Editor’s Note: On June 25, we ran the piece IT Roles Facing Extinction, which came from a Global Knowledge news article. This excellent rebuttal was submitted to us a few days later, and we have permission to post it here.
For this reply, I’m assuming that a huge base of Global Knowledge’s customers are involved in the DoD. For those customers, your article couldn’t be further from the truth. I manage a virtual environment for six sites in the USAF; each with a classified and unclassified enclave, so I feel I can speak to this intelligibly:
Outsourced programming is a very, very touchy subject with the DoD. If it is found that even one line of code was written by Israeli or Russian programmers, there is a high chance that it will not be accredited. For this reason, many contracts are awarded for programming support for the DoD. I literally get hundreds of emails each month due to my development experience on my resume (not to mention my security credentials).
As for mobile apps, they are growing in the DoD (albeit slowly), but they are not likely to be a significant source of programming dollars in the near future.
The military has thousands of datacenters worldwide. The DoD GIG is the world’s largest network. To assume that datacenters will go away is, I’m sorry, naïve. Due to the sensitive nature of DoD data, there will ALWAYS be datacenters to host that environment… and a lot of them.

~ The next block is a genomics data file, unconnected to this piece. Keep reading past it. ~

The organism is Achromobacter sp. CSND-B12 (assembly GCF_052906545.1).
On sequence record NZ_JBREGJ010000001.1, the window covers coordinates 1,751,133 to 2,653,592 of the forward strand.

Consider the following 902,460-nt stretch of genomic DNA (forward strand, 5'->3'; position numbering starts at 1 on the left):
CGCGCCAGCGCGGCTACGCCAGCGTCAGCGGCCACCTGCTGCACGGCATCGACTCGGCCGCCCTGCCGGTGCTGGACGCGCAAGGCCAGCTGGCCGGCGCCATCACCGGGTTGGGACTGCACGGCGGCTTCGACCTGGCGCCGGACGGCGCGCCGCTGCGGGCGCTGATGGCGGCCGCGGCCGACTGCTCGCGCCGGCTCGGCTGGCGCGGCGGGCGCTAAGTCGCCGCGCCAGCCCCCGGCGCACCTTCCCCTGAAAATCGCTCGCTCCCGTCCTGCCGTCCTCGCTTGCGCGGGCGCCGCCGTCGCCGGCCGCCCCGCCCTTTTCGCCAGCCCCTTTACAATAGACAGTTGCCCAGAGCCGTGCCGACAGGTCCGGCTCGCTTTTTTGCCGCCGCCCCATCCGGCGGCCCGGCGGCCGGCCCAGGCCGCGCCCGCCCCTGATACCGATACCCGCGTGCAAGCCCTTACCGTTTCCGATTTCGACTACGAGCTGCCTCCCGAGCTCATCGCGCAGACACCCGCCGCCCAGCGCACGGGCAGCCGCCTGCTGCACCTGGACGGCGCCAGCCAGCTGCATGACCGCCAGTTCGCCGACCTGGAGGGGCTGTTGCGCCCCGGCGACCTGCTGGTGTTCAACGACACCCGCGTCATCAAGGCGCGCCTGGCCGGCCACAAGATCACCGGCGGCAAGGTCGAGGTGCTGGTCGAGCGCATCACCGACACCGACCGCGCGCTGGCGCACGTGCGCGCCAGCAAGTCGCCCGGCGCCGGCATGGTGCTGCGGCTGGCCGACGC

Discounting the military piece, do you think that the virtual infrastructure that maintains this virtual environment literally lives in the clouds? Of course it doesn’t. It runs in very large datacenters. Those datacenters require technical administrators in droves. As thin clients expand, datacenters will grow even more. If initiatives like Microsoft’s Virtual Desktop take off, then there will be less PCs in the home and work center and more in the “cloud”. These servers still need to be managed regardless of whether they’re virtual or physical.
III. Data Technology
Again, with the DoD, data tech is critical to mission systems. Oracle, SQL, and to this day… even dbase administrators are highly sought, hard to find, and highly compensated.
It is my opinion that, even for a DoD client, outsourcing security is a ridiculous idea. I’ve spent many years performing Certification and Accreditation (C&A) for DoD information systems. It is a huge job that is very rarely done right. Every time it is not done right, bad things happen. If you have worked information assurance (IA), you would know it is growing exponentially… both in the gov’t sector as well as the private sector. In fact, many corporations are mimicking the DoD DIACAP approach to IA and C&A. With the amount of high-visibility breaches (from companies that DO utilize the cloud), it would be negligent to not take an internal approach to security. Vulnerabilities (especially unpublicized ones) are a valuable commodity, bought and sold to the highest bidder. Entrusting outsiders to your weaknesses is a recipe for disaster.
Guest Author Chris Cabuzzi, CISSP, CASP ESC/HNID, SCE/ARES Site Lead